Critical care nursing is a challenging field in which nurses must be frequently confronted with ethical dilemmas. One of the most frequently encountered dilemmas that occur in this field is the management of care for terminally ill and actively dying patients. When providing care to such patients, it can become emotionally burdensome for the nurse to carry out medical interventions that may be uncomfortable or painful to the patient while not providing much of a benefit. Nurses in these environments often feel the desire to relieve the patient’s suffering and a sense of accountability for their comfort. When aggressive medical interventions are implemented for patients that are actively dying, it is important to recognize if any worthwhile benefits are achieved by the interventions. Sometimes in the ICU setting, the provided aggressive medical treatments do not offer notable medical or palliative benefit to an actively dying patient. The question that arises in these situations may be: Should aggressive treatments be continued when they can be considered medically futile?
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One of the biggest challenges that surfaces when considering medically futile interventions is that there has been no universal agreement between medical professionals on how futility should be defined. For the most part, futility in relationship to medical interventions is defined as any clinical action which no longer serves a useful purpose in reaching a given patient’s goals and outcomes (Kasman, 2004). If a certain treatment only has the potential to prevent bodily death while not improving the health status of the patient or providing palliative benefit, it may be considered medically futile.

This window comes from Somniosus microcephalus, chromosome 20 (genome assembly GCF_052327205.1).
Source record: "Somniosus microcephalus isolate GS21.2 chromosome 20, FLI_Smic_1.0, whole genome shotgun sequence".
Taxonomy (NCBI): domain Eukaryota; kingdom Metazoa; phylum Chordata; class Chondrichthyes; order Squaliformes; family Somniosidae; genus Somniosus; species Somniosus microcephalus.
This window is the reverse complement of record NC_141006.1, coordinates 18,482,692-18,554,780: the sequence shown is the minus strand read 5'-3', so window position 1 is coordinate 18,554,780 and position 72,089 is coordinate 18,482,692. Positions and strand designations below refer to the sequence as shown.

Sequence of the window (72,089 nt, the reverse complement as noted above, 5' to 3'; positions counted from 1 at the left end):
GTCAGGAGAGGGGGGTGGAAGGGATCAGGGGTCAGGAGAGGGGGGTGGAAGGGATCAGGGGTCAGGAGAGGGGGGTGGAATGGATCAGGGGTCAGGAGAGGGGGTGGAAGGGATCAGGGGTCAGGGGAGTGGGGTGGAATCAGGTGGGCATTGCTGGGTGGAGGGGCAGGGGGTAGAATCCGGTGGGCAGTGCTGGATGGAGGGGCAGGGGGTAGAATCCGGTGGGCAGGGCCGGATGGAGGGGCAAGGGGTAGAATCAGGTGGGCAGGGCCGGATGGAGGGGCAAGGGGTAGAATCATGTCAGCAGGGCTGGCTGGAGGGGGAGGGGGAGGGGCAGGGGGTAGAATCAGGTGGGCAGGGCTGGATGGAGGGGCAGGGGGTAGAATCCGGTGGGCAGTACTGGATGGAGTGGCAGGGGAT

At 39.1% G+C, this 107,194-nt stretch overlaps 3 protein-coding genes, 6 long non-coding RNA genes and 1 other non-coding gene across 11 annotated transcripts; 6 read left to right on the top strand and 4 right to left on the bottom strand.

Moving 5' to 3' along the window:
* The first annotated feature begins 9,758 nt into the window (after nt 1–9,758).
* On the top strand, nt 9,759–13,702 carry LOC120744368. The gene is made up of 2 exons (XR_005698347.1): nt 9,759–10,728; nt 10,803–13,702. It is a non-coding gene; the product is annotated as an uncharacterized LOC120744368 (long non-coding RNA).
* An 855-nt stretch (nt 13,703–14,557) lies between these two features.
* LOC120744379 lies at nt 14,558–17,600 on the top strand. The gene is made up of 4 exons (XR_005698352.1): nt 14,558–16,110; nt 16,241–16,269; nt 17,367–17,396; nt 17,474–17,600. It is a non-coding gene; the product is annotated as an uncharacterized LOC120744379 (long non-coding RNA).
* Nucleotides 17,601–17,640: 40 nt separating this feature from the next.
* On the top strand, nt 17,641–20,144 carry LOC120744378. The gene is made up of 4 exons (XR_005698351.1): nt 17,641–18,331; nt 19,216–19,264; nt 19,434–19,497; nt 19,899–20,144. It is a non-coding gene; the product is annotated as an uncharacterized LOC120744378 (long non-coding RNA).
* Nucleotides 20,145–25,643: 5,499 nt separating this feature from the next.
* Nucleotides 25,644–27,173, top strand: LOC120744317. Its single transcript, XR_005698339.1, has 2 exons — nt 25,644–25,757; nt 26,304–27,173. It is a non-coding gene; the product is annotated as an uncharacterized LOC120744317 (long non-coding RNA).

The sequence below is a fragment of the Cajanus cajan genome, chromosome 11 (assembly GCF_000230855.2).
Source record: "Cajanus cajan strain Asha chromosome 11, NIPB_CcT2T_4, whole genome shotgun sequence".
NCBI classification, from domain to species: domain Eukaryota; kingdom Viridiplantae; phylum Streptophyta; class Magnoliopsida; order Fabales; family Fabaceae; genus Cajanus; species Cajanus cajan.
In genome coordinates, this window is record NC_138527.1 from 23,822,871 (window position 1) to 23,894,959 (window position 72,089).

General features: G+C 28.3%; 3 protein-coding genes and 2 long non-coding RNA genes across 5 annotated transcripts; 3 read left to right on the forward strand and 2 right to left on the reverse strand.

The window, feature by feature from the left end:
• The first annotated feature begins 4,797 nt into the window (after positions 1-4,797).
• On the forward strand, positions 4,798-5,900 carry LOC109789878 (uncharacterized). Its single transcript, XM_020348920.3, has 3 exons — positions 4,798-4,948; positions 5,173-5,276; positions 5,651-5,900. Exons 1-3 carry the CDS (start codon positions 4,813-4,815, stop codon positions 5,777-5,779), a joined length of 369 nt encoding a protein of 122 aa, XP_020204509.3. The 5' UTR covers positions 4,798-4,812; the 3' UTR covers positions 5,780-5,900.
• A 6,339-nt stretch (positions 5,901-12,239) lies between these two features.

When planning the care of terminally ill clients, it is important to weigh the effectiveness of the medical interventions against the benefits the treatment will bring as well as potential harms. The health care team must look at the patient as a whole instead of simply focusing on treating their specific diagnosis. Many factors come into play when considering which treatments may be appropriate and effective for these patients. Each patient’s unique goals should be evaluated thoroughly when the health care team creates their plan of care. For example, if an actively dying patient’s goal is to have a dignified and peaceful death, it may be considered maleficent to implement aggressive treatments such as intubation and cardiopulmonary resuscitation (CPR) (Kasman, 2004). It is important for the wishes of the patient and the patient’s family to be documented and known to the healthcare team when planning care. The problem of providing medically futile care has the potential to affect everyone involved with the care on an emotional and intellectual level. This includes the patient, their family members, and members of the health care team involved.
There are four ethical principles that must be considered when providing care to critically ill patients. These principles include beneficence, veracity, justice, and autonomy. The principle of beneficence in this context may be described as acting in a way which promotes the wellbeing of the patient. Veracity may be described as the truthful communication between healthcare providers and patients. The idea that all patients deserve to be treated equally according to their needs and that they should receive the appropriate level of care for their conditions describes the principle of justice. Autonomy is the principle that a patient has the ability to make their own individual decisions regarding their medical treatments.
Beneficence is a commonly referenced principle in the context of providing interventions that may be considered medically futile. Because this principle is based on the idea of acting in a way that will have a positive impact on the patient, it would not be beneficent to provide care that is considered medically futile. This kind of care may succeed in prolonging the life of the patient, but it will likely have no net improvement on the patient’s quality of life, and may even result in a decreased quality of life.